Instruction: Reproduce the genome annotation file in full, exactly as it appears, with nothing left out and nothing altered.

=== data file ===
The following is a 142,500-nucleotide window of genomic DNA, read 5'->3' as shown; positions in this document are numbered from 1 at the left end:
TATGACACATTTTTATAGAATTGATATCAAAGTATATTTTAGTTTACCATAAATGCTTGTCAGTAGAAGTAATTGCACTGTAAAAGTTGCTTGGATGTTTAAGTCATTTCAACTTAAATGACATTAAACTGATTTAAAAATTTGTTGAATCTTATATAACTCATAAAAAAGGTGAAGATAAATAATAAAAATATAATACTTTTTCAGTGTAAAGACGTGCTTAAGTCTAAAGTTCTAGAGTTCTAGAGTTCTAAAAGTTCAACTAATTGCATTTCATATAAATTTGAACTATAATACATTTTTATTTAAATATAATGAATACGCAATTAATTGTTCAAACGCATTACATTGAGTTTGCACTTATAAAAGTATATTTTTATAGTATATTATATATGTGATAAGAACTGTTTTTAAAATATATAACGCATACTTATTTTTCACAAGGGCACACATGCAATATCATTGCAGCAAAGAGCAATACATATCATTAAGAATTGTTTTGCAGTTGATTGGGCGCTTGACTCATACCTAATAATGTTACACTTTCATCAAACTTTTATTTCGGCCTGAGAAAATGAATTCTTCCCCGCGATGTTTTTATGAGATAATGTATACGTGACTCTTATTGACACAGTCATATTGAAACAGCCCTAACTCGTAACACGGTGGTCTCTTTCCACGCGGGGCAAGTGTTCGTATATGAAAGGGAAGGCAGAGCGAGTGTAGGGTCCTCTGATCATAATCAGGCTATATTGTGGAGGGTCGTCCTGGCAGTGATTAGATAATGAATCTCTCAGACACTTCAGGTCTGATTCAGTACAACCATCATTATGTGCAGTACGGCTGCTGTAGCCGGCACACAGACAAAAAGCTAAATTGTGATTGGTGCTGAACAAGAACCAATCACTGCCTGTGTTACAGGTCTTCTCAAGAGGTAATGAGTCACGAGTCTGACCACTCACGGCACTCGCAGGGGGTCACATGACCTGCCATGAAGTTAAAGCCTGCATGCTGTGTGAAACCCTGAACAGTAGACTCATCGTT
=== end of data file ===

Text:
The following is a 142,500-nucleotide window of genomic DNA, read 5'->3' as shown; positions in this document are numbered from 1 at the left end:
TATGACACATTTTTATAGAATTGATATCAAAGTATATTTTAGTTTACCATAAATGCTTGTCAGTAGAAGTAATTGCACTGTAAAAGTTGCTTGGATGTTTAAGTCATTTCAACTTAAATGACATTAAACTGATTTAAAAATTTGTTGAATCTTATATAACTCATAAAAAAGGTGAAGATAAATAATAAAAATATAATACTTTTTCAGTGTAAAGACGTGCTTAAGTCTAAAGTTCTAGAGTTCTAGAGTTCTAAAAGTTCAACTAATTGCATTTCATATAAATTTGAACTATAATACATTTTTATTTAAATATAATGAATACGCAATTAATTGTTCAAACGCATTACATTGAGTTTGCACTTATAAAAGTATATTTTTATAGTATATTATATATGTGATAAGAACTGTTTTTAAAATATATAACGCATACTTATTTTTCACAAGGGCACACATGCAATATCATTGCAGCAAAGAGCAATACATATCATTAAGAATTGTTTTGCAGTTGATTGGGCGCTTGACTCATACCTAATAATGTTACACTTTCATCAAACTTTTATTTCGGCCTGAGAAAATGAATTCTTCCCCGCGATGTTTTTATGAGATAATGTATACGTGACTCTTATTGACACAGTCATATTGAAACAGCCCTAACTCGTAACACGGTGGTCTCTTTCCACGCGGGGCAAGTGTTCGTATATGAAAGGGAAGGCAGAGCGAGTGTAGGGTCCTCTGATCATAATCAGGCTATATTGTGGAGGGTCGTCCTGGCAGTGATTAGATAATGAATCTCTCAGACACTTCAGGTCTGATTCAGTACAACCATCATTATGTGCAGTACGGCTGCTGTAGCCGGCACACAGACAAAAAGCTAAATTGTGATTGGTGCTGAACAAGAACCAATCACTGCCTGTGTTACAGGTCTTCTCAAGAGGTAATGAGTCACGAGTCTGACCACTCACGGCACTCGCAGGGGGTCACATGACCTGCCATGAAGTTAAAGCCTGCATGCTGTGTGAAACCCTGAACAGTAGACTCATCGTT